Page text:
Most people buy a treadmill desk to help lose weight or get in shape but the biggest benefits may be in your mind...literally.
A new study published in the journal Cognitive Research: Principles and Implications shows that just 5 minutes of light physical exercise following a learning session improves memory in young women.
Dr. Steven Most, of the School of Psychology at the University of New South Wales in Sydney, Australia authored the study which consisted of four experiments on 256 undergrads.
All four experiments had participants learn names and faces from photographs with the control group doing no exercise and the experimental group doing just five minutes of light aerobic exercise either before and/or after the learning phase. Participant’s memory of images were tested the same day in one experiment and on the following day after a good night’s sleep in another. A fourth variation involved images of abstract shapes. At this point, the researchers noticed that women who engaged in mild physical activity after learning performed considerably better on memory tests than the women who did not exercise.
“The effect came into play only when participants exercised after they had studied the material, meaning that exercise retroactively boosted learning,” says Dr. Most.
The experiments validated the beneficial effects exercise has on memory, especially when done just after learning. "But mysteriously," says Dr. Most, "this effect did not emerge among men in any of the experiments."
"It's unclear whether there is a true sex difference or whether there was something about the experiment conditions that allowed the effect to emerge among women and not men."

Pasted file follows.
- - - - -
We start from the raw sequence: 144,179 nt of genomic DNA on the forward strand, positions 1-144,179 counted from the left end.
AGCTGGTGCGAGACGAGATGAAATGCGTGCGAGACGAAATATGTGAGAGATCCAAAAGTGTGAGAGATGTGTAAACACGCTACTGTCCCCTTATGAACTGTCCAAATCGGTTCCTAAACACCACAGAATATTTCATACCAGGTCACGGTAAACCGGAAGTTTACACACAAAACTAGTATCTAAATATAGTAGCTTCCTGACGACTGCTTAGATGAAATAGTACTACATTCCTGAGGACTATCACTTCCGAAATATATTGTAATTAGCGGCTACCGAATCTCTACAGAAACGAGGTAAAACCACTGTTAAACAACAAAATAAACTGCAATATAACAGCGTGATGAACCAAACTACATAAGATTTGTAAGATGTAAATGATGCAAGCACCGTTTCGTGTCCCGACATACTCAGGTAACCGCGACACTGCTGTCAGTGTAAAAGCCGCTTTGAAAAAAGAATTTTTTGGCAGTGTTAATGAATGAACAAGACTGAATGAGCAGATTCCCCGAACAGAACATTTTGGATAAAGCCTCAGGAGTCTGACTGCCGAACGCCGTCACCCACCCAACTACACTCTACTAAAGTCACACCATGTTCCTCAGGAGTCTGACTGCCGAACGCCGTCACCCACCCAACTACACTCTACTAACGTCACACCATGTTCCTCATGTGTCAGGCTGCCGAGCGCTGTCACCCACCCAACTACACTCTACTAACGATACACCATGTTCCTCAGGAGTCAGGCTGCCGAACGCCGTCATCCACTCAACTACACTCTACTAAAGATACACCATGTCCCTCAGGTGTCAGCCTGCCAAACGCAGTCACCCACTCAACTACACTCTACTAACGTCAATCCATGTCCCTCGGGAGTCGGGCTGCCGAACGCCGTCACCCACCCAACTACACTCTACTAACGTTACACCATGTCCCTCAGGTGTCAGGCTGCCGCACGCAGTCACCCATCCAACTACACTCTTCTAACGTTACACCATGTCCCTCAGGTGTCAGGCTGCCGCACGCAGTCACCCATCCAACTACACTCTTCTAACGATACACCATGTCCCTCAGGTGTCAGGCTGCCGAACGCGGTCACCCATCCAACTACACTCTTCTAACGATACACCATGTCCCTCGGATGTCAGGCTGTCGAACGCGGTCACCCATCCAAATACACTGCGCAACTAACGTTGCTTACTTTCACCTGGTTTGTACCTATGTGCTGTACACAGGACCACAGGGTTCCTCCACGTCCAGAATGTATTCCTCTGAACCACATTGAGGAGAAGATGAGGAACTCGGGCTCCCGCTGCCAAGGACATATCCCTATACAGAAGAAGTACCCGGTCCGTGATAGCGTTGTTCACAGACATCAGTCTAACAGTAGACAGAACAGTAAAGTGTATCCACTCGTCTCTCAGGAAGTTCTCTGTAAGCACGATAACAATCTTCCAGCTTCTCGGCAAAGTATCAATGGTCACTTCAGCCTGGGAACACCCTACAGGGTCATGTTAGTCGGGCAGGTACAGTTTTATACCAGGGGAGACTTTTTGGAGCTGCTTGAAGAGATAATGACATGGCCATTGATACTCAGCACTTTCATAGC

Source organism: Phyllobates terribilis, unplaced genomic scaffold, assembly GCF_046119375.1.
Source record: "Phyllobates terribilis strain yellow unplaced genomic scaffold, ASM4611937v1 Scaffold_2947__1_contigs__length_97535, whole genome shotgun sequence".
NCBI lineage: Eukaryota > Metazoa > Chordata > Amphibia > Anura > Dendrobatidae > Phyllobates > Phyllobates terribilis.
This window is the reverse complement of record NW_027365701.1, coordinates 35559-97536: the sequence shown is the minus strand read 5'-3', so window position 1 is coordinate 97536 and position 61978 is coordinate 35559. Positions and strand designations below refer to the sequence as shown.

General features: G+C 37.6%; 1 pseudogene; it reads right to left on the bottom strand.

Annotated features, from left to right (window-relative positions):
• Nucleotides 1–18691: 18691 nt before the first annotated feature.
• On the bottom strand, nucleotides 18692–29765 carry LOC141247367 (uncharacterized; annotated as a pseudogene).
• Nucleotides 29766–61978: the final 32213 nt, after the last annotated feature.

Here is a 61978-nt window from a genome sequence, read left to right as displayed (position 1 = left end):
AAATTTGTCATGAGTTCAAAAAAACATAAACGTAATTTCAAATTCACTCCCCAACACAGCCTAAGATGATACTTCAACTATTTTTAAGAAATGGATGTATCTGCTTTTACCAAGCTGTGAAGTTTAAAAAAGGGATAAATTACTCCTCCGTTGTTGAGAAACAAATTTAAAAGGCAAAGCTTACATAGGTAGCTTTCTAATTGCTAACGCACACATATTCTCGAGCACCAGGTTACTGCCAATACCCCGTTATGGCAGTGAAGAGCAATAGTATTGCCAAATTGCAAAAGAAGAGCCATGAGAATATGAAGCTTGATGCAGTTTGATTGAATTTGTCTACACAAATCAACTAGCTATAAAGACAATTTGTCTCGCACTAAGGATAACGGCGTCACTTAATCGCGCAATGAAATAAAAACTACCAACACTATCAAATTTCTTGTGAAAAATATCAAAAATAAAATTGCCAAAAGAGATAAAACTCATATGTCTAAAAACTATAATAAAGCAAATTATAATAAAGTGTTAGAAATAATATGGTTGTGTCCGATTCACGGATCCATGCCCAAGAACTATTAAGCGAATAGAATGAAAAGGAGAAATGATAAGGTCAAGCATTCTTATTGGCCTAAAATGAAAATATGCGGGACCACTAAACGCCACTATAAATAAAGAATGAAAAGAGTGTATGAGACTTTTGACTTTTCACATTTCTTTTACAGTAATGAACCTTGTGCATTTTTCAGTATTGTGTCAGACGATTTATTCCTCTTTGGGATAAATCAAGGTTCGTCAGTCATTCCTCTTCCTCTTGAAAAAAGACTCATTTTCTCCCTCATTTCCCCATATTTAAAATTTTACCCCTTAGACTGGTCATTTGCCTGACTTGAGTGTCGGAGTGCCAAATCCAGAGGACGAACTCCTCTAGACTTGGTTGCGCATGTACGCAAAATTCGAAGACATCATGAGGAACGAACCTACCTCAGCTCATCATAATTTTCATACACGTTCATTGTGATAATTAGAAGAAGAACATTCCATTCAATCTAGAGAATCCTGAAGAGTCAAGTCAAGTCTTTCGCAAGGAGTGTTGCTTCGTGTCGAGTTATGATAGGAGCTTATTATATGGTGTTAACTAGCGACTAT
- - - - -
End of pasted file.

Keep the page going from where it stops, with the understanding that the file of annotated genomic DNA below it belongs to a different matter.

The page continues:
Dr. Most says a bias in the study may have been facial recognition versus abstract shapes. Dr. Most speculates that females reacted better to male faces and that conversely, men might have remembered the names better if they had been exposed to female faces.
More important, Dr. Most commented, "Some schools are under pressure to cut back on recess in order to increase time in the classroom, but it may be that encouraging physical activity breaks at several points during the day can actually help with the retention of classroom learning.”
We have numerous articles and studies showing the effect of exercise on mental function on the Why UnSit page. We awarded Dr. John Ratey author of Spark with our Walkie Award. Dr. Ratey’s book goes into great depth documenting how exercise improves brain function. So if you want to think better, learn more and create you should EXERCISE.
~ I walked 3,075 steps typing this article.